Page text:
Us History Of Internet
25 Pages 6328 Words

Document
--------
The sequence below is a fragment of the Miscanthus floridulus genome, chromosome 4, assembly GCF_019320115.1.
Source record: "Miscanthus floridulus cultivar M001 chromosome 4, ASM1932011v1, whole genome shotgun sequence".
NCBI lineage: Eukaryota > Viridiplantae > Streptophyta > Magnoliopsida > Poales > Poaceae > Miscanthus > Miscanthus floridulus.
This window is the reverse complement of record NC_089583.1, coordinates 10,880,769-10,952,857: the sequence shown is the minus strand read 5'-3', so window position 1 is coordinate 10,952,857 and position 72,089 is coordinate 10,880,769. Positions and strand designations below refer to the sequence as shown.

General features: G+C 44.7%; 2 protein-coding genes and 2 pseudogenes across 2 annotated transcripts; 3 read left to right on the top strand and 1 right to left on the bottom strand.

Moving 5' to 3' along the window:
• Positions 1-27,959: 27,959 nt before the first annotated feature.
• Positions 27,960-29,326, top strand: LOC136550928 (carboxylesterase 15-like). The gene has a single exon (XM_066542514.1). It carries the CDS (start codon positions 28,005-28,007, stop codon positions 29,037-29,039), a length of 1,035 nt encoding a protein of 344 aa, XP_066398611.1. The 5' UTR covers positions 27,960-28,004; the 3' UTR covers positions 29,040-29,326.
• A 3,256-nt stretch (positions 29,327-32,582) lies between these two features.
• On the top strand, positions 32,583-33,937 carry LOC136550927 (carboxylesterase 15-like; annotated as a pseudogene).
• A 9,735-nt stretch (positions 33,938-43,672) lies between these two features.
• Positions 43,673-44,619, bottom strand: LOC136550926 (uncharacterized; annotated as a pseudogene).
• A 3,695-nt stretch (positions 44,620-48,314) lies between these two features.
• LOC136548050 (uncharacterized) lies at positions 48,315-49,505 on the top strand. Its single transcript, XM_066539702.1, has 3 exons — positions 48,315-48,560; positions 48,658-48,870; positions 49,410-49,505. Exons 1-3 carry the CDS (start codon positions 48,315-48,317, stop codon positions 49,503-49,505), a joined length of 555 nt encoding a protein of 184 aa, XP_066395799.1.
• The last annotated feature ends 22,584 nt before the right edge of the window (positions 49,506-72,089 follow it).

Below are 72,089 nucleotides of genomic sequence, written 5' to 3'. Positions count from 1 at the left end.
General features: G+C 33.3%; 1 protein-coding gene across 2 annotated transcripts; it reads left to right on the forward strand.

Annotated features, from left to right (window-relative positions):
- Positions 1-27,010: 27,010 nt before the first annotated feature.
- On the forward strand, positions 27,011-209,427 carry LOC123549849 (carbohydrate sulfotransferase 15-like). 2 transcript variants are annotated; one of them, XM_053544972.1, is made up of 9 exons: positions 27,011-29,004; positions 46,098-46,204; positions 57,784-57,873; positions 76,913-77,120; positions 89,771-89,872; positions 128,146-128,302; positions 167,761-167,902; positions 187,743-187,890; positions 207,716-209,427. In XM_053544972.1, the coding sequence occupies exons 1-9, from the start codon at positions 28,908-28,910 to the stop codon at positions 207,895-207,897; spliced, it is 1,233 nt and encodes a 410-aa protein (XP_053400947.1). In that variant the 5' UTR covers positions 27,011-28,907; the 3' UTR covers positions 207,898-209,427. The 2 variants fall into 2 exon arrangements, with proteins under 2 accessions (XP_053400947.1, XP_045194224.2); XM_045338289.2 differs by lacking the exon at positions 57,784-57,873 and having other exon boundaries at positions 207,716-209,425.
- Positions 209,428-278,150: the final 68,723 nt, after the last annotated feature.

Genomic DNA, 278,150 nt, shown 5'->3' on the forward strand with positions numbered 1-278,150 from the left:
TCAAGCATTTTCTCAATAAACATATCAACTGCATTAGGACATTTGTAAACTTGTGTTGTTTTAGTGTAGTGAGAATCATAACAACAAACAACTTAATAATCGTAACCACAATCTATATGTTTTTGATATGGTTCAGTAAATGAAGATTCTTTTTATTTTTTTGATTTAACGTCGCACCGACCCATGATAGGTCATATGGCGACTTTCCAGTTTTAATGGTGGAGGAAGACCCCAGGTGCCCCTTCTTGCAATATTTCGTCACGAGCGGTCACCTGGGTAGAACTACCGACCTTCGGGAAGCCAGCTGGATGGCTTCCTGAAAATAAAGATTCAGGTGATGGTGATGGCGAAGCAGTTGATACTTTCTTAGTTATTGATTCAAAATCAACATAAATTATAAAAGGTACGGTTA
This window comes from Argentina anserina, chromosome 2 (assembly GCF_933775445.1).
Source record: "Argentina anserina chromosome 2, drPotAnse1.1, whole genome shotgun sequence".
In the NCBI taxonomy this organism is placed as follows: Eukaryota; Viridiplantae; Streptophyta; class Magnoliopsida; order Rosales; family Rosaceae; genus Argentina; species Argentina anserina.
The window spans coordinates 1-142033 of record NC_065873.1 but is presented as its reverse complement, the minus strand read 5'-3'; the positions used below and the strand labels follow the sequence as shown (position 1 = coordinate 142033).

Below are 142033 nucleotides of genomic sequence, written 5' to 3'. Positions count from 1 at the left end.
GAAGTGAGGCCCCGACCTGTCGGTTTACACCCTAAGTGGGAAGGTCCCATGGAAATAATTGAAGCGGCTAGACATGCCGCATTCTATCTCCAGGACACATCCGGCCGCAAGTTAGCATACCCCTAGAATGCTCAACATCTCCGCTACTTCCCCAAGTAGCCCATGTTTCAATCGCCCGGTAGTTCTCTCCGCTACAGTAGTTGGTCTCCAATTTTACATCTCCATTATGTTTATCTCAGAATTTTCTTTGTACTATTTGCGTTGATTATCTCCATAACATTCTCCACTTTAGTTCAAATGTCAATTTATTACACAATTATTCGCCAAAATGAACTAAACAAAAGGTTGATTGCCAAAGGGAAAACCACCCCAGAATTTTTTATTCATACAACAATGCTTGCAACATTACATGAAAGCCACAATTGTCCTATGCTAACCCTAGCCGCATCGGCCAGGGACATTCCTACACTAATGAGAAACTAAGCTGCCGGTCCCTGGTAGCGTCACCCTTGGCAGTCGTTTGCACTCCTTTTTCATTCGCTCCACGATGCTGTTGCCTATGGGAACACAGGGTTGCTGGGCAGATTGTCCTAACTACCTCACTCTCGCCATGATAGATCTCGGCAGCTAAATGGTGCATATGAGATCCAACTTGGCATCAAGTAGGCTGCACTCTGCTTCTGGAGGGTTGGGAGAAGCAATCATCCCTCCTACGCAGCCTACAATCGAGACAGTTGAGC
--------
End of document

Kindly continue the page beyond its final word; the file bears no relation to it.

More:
From the 1830s until 1870, the abolitionist movement attempted to achieve immediate emancipation of all slaves and the ending of racial segregation and discrimination. Their propounding of these goals distinguished abolitionists from the broad-based political opposition to slavery's westward expansion that took form in the North after 1840 and raised issues leading to the Civil War. Yet these two expressions of hostility to slavery—abolitionism and Free-Soilism—were often closely related not only in their beliefs and their interaction but also in the minds of southern slaveholders who finally came to regard the North as united against them in favor of black emancipation.Although abolitionist feelings had been strong during the American Revolution and in the Upper South during the 1820s, the abolitionist movement did not coalesce into a militant crusade until the 1830s. In the previous decade, as much of the North underwent the social disruption associated with the spread of manufacturing and commerce, powerful evangelical religious movements arose to impart spiritual direction to society. By stressing the moral imperative to end sinful practices and each person's responsibility to uphold God's will in society, preachers like Lyman Beecher, Nathaniel Taylor, and Charles G. Finney in what came to be called the Second Great Awakening led massive religious revivals in the 1820s that gave a major impetus to the later emergence of abolitionism as well as to such other reforming crusades as temperance, pacifism, and women's rights. By the early 1830s, Theodore D. Weld, William Lloyd Garrison, Arthur and Lewis Tappan, and Elizur Wright, Jr., all spiritually nourished by revivalism, had taken up the cause of "immediate emancipation."In early 1831, Garrison, in Boston, began publishing his famous newspaper, the Liberator, supported largely by free African-Americans, who always played a major role in the movement. In Dec...
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